Defendant insurance companies often conduct surveillance when involved in a personal injury or long-term disability claim. Although it doesn’t happen in every case, surveillance is a common strategy of insurance companies. It allows them to learn more about claimants’ daily habits and physical abilities, especially when the claim is highly contested.
Fraud is a huge liability for Insurance companies. Frequently, they take these steps to help them determine whether a claimant is being truthful about their injuries or disability.
Our clients often have many questions about surveillance as it relates to their case. Keep reading for answers to the most frequently asked questions.
What does surveillance involve?
The insurance company wants to know more about how you act when you think no one is looking. As a result, an insurance company investigator or private investigator will observe you as you go about your daily routine. They will most often observe you around your home and your place of work but may also follow and observe you in other public settings. The investigator knows to maintain a distance to avoid being detection as they watch you. They will take videos and/or photos, or make notes of their observations.
Today, many of us live our lives on the internet and well as in “real life”. The insurance company will also look at your online presence, particularly any social media accounts.
Is it legal for the insurance company to follow me?
The reaction of many people when they first learn of the possibility of surveillance is to wonder whether this is even legal or allowed. It is normal to feel outraged at the idea that someone may be following or spying on you. However, public observing including property outside of a dwelling that is visible from the street, and various work places, are open to the public. There is no law against public photography in Canada. Within a public space, there is no protection, under Canadian law, from strangers taking photos or video. Any social media profiles that are open to the public, allow access to anyone, including insurance companies.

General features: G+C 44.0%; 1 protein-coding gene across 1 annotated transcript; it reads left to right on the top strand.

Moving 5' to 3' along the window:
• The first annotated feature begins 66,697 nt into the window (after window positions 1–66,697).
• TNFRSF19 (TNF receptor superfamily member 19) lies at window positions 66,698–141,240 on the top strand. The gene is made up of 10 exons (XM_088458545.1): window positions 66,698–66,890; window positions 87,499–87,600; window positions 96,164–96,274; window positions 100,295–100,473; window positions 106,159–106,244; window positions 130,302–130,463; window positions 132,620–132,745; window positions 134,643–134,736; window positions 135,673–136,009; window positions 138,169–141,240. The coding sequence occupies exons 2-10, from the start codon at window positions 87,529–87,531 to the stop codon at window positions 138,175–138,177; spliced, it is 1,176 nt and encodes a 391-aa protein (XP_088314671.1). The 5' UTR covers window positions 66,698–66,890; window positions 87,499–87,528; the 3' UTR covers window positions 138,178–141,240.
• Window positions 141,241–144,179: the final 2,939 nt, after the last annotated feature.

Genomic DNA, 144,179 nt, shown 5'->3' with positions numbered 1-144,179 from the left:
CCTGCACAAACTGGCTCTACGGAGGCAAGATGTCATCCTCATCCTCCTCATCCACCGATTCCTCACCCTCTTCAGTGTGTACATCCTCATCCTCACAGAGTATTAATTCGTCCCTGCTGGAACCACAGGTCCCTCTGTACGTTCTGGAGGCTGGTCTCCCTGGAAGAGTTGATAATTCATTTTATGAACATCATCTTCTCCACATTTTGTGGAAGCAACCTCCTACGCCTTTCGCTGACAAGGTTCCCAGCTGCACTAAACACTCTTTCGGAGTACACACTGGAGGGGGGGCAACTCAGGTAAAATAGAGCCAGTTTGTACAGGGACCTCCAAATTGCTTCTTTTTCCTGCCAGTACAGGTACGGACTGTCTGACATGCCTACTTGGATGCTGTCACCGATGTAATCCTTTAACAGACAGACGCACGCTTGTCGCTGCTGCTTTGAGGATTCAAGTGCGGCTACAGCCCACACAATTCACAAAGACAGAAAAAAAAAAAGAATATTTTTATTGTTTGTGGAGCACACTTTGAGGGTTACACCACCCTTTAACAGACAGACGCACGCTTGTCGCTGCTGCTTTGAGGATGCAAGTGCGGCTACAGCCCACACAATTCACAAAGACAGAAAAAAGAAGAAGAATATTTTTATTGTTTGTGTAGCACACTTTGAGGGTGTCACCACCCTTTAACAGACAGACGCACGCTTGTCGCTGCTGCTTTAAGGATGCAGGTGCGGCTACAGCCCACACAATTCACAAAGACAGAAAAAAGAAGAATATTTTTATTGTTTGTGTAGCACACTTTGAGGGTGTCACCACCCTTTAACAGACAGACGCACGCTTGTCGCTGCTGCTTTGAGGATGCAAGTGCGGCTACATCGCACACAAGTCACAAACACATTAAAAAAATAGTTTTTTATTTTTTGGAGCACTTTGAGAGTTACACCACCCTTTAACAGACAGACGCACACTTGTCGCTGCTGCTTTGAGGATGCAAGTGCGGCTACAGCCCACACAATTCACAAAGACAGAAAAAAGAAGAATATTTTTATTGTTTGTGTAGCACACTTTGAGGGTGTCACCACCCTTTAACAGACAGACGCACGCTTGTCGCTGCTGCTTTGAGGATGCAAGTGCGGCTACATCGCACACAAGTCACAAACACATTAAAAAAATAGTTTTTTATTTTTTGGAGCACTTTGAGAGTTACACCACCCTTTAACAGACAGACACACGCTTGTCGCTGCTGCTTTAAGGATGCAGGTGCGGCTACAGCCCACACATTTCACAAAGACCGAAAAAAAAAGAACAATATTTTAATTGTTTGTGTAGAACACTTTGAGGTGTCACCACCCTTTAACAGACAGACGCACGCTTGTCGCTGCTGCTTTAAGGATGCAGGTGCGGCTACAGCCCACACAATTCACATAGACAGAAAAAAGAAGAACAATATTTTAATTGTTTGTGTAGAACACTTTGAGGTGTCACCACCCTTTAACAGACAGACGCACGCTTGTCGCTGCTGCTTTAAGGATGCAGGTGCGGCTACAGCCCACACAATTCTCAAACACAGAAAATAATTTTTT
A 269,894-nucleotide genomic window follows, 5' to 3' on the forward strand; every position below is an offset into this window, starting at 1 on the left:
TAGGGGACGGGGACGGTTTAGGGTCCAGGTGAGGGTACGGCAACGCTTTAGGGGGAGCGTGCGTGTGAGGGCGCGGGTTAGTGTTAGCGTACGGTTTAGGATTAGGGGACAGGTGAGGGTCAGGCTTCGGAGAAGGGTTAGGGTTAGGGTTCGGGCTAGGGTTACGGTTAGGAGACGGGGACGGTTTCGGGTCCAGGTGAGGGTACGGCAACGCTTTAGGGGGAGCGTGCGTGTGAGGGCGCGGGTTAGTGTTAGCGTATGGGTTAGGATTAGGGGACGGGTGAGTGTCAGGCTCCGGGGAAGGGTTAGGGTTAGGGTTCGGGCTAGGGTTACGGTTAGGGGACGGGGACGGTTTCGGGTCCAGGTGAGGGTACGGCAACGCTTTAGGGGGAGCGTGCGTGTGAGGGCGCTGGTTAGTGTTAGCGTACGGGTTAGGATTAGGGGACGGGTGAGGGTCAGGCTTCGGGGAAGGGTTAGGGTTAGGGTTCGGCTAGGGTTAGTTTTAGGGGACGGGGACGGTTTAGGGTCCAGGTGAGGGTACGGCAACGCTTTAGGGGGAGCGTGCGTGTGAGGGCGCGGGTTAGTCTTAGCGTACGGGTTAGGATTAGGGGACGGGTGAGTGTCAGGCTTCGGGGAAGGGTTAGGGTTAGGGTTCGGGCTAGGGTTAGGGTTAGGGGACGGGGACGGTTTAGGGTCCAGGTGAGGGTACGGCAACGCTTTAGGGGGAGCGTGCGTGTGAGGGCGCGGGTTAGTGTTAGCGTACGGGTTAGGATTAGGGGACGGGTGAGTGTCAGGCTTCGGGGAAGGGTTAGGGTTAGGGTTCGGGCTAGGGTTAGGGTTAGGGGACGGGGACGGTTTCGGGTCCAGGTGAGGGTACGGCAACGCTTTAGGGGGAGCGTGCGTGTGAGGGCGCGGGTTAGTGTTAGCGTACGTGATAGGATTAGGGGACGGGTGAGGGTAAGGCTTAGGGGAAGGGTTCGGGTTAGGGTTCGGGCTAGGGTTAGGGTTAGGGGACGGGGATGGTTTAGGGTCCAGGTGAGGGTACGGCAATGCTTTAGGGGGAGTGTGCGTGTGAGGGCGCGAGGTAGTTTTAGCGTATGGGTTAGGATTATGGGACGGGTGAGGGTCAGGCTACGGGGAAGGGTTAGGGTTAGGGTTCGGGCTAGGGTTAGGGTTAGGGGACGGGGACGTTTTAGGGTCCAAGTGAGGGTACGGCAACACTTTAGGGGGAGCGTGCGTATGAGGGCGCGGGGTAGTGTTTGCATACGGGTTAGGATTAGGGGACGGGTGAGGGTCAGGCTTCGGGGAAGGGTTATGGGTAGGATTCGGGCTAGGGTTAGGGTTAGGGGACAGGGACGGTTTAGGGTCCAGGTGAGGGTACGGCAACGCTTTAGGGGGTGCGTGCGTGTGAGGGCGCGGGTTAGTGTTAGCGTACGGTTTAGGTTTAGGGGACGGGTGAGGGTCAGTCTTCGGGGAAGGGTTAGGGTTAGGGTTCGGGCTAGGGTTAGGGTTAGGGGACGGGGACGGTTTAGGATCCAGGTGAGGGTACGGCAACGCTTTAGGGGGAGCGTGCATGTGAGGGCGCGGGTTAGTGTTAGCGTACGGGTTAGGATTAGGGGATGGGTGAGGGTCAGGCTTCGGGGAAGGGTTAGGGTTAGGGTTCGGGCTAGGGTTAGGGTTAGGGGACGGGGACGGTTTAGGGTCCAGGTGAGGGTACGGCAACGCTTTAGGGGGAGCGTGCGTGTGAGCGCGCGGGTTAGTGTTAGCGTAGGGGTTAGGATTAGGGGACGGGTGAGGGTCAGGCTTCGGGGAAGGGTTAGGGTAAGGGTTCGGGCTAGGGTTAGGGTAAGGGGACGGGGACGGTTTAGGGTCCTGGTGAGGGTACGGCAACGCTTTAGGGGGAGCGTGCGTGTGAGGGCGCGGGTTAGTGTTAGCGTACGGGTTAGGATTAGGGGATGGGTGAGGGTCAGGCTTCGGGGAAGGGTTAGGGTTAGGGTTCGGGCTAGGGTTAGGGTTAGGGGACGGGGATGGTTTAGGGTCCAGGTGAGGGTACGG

The idea of surveillance makes me nervous. Should I be worried?
Knowing that someone is watching or following you, can bring on feelings of nervous, or even violation. However, there is no reason to worry. It may help to know that in most cases surveillance happens for only a few days total. Because of this, surveillance evidence covers a small window of time, and, as a result, can lack context. In contrast, when it comes to proving your will be able to show years of medical records and your own explanation of your experience, which will provide a much fuller story than a few photos can.